Letter: North Yorkshire bus subsidies counterproductive

tis. Harrogate bus station. GS1405082a.
tis. Harrogate bus station. GS1405082a.
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Following the recent consultation on a reduction in bus subsidies across North Yorkshire, the county council has decided to reduce the amount of money it spends on subsidising local bus services.

These reductions will begin have taken effect this week and impacts upon thousands of young people attending secondary schools across the county.

Before the changes a weekly bus pass for my 12 year old son who attends Rossett High School cost me £10 per week, and he was able to use this pass seven days a week so could travel to town to meet friends for no extra cost on a weekend. The new weekly pass will cost £12.50 and is only valid Monday to Friday, if he wants to use the bus to town on a weekend he has to pay extra. This is an increase of more 25 per cent and way above the rate of inflation.

On top of these fare increases the late bus from Rossett school has also been stopped, meaning no bus home for those children who attend after school clubs, sports, those who need to stay late to access library facilities or those who have detentions.

Rossett School has managed to secure a private contract with a bus company to provide a late bus service, again at an extra cost to parents. The weekly bus pass cost alone is now £50 per month per child. These fare increases being forced upon parents means it will be more cost effective to drive children to school, thus impacting on our already congested roads and adding to our Co2 emissions.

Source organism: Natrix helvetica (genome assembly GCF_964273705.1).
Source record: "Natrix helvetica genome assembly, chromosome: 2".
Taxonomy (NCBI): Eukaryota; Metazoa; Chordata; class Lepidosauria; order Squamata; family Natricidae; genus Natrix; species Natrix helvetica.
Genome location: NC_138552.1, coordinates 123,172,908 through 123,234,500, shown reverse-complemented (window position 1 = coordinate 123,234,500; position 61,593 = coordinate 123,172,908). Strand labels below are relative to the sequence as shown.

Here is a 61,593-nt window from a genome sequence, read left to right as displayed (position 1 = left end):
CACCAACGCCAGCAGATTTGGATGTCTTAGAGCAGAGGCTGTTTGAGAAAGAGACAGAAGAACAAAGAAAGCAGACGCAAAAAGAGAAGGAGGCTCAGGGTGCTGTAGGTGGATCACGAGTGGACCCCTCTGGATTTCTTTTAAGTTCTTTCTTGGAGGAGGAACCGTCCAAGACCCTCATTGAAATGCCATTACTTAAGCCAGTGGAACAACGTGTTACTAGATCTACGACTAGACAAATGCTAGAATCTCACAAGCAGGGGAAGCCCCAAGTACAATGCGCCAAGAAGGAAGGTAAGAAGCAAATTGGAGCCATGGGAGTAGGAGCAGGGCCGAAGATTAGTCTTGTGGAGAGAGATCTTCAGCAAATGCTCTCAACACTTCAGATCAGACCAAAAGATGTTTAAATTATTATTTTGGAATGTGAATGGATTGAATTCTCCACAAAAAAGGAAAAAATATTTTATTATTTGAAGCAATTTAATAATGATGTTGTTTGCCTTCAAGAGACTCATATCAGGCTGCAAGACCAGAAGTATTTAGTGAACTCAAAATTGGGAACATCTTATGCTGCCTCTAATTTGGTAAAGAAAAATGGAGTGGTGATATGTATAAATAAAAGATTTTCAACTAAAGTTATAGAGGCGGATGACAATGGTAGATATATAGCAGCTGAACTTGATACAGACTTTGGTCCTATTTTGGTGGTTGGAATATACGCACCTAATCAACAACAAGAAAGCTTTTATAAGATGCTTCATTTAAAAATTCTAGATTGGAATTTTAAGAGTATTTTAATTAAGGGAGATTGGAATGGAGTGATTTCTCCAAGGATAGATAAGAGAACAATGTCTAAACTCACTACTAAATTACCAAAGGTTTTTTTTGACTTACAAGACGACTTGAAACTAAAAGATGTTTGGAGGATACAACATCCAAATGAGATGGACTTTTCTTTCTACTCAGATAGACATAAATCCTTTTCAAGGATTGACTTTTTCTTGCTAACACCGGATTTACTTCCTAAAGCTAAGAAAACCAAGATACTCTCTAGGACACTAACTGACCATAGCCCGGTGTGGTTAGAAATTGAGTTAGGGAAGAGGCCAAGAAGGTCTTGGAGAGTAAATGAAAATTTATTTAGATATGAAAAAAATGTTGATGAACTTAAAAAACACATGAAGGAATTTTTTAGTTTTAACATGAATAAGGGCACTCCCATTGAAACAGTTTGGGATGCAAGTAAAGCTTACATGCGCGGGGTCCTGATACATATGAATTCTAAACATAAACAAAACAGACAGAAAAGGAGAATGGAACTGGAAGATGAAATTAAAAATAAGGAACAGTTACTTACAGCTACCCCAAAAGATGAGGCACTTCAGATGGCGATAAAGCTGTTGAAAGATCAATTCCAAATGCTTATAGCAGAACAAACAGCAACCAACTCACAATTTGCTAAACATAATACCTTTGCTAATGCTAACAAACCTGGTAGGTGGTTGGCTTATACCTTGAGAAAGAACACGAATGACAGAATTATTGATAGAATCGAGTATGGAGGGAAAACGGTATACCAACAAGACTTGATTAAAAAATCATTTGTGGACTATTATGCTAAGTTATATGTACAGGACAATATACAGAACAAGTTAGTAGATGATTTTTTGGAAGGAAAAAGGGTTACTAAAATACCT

This is counterproductive when you read details of ‘The Harrogate and Knaresborough sustainable transport package’ detailed on NYCC’s website of which the main aim is to reduce traffic congestion and to make improvements to the local bus infrastructure. On top of this many children will now miss out on the option of independent travel to school and will spend their time being ferried around by parents.

The number of children using the school buses will therefore reduce which will result in further cuts to services and will then affect those children really in need of school transport. How can North Yorkshire County Council defend these cuts whilst encouraging people to leave their cars at home and use public transport more?

It’s a real shame NYCC are not putting more effort into making the journey for our school children a more convenient and more environmentally friendly one.

Debbie Dilasser

Bilton, Harrogate

What’s your experience? Email ackrill.news@ypn.co.uk